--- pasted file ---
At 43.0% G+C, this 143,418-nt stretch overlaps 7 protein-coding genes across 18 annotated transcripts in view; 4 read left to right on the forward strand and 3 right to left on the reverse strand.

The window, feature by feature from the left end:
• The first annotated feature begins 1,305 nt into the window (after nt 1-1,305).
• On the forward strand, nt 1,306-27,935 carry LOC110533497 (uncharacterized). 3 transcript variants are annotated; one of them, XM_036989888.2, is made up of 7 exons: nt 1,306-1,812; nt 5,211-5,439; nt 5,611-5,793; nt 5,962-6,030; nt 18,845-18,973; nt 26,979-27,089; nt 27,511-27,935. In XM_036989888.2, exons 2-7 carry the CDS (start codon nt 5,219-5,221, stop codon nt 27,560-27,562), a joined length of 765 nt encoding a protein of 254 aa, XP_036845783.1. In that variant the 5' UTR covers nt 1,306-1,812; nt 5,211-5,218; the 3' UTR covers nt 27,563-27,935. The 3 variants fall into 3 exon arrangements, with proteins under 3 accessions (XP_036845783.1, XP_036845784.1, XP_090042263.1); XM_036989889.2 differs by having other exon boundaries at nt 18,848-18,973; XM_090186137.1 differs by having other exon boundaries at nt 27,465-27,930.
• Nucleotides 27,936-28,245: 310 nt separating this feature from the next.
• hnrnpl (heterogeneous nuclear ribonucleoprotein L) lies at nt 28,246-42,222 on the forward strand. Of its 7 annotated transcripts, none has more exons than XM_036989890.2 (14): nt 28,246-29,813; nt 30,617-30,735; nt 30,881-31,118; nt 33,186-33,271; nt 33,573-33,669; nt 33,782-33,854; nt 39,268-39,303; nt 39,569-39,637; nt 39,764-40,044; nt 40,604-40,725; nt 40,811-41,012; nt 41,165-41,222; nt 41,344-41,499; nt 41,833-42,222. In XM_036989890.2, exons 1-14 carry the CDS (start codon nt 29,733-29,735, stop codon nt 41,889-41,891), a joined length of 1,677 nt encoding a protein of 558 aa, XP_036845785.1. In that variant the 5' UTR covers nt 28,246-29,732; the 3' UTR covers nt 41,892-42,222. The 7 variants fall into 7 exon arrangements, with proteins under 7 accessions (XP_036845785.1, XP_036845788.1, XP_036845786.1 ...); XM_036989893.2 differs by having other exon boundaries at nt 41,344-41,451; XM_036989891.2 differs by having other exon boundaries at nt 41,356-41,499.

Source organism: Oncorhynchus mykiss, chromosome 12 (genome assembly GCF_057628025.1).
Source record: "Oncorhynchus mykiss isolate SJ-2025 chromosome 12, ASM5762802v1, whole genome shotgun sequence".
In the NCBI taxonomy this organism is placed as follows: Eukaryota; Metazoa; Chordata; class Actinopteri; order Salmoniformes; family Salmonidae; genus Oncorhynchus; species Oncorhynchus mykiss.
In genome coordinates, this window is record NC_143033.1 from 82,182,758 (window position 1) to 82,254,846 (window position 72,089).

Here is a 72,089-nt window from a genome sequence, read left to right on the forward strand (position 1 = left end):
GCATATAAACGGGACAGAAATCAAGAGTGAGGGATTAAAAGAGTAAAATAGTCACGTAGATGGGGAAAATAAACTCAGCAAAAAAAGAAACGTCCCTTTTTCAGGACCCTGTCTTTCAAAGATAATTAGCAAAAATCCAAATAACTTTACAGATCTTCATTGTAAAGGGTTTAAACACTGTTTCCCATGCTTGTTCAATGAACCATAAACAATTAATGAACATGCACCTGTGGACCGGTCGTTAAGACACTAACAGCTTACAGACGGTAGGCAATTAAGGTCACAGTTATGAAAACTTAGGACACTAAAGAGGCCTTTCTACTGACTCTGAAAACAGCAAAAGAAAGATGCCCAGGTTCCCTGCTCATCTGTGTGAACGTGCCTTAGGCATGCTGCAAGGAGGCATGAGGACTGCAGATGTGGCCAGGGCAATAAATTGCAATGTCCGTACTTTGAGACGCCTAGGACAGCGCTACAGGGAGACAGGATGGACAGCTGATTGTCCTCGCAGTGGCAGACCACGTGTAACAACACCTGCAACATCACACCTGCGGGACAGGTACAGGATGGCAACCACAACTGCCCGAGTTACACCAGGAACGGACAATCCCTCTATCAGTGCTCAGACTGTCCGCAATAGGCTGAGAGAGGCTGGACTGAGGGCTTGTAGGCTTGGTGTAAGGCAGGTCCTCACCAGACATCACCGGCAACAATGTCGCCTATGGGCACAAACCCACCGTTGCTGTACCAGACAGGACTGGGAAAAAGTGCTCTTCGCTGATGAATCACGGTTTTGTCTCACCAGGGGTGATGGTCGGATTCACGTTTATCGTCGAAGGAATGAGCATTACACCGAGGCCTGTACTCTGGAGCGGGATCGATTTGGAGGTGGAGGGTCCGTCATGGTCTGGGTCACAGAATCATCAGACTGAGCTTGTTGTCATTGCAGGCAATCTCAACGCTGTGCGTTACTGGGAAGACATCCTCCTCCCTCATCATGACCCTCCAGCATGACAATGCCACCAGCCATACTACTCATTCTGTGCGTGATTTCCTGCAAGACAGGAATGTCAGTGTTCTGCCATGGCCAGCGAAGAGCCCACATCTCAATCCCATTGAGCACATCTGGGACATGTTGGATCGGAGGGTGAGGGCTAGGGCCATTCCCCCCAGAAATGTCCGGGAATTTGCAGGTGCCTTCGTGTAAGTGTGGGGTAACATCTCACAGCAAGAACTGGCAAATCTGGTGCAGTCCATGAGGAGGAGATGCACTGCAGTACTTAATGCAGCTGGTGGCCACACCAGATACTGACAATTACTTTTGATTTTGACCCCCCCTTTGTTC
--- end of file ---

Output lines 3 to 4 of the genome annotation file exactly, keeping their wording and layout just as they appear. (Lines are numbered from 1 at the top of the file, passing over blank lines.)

• The first annotated feature begins 1,305 nt into the window (after nt 1-1,305).
• On the forward strand, nt 1,306-27,935 carry LOC110533497 (uncharacterized). 3 transcript variants are annotated; one of them, XM_036989888.2, is made up of 7 exons: nt 1,306-1,812; nt 5,211-5,439; nt 5,611-5,793; nt 5,962-6,030; nt 18,845-18,973; nt 26,979-27,089; nt 27,511-27,935. In XM_036989888.2, exons 2-7 carry the CDS (start codon nt 5,219-5,221, stop codon nt 27,560-27,562), a joined length of 765 nt encoding a protein of 254 aa, XP_036845783.1. In that variant the 5' UTR covers nt 1,306-1,812; nt 5,211-5,218; the 3' UTR covers nt 27,563-27,935. The 3 variants fall into 3 exon arrangements, with proteins under 3 accessions (XP_036845783.1, XP_036845784.1, XP_090042263.1); XM_036989889.2 differs by having other exon boundaries at nt 18,848-18,973; XM_090186137.1 differs by having other exon boundaries at nt 27,465-27,930.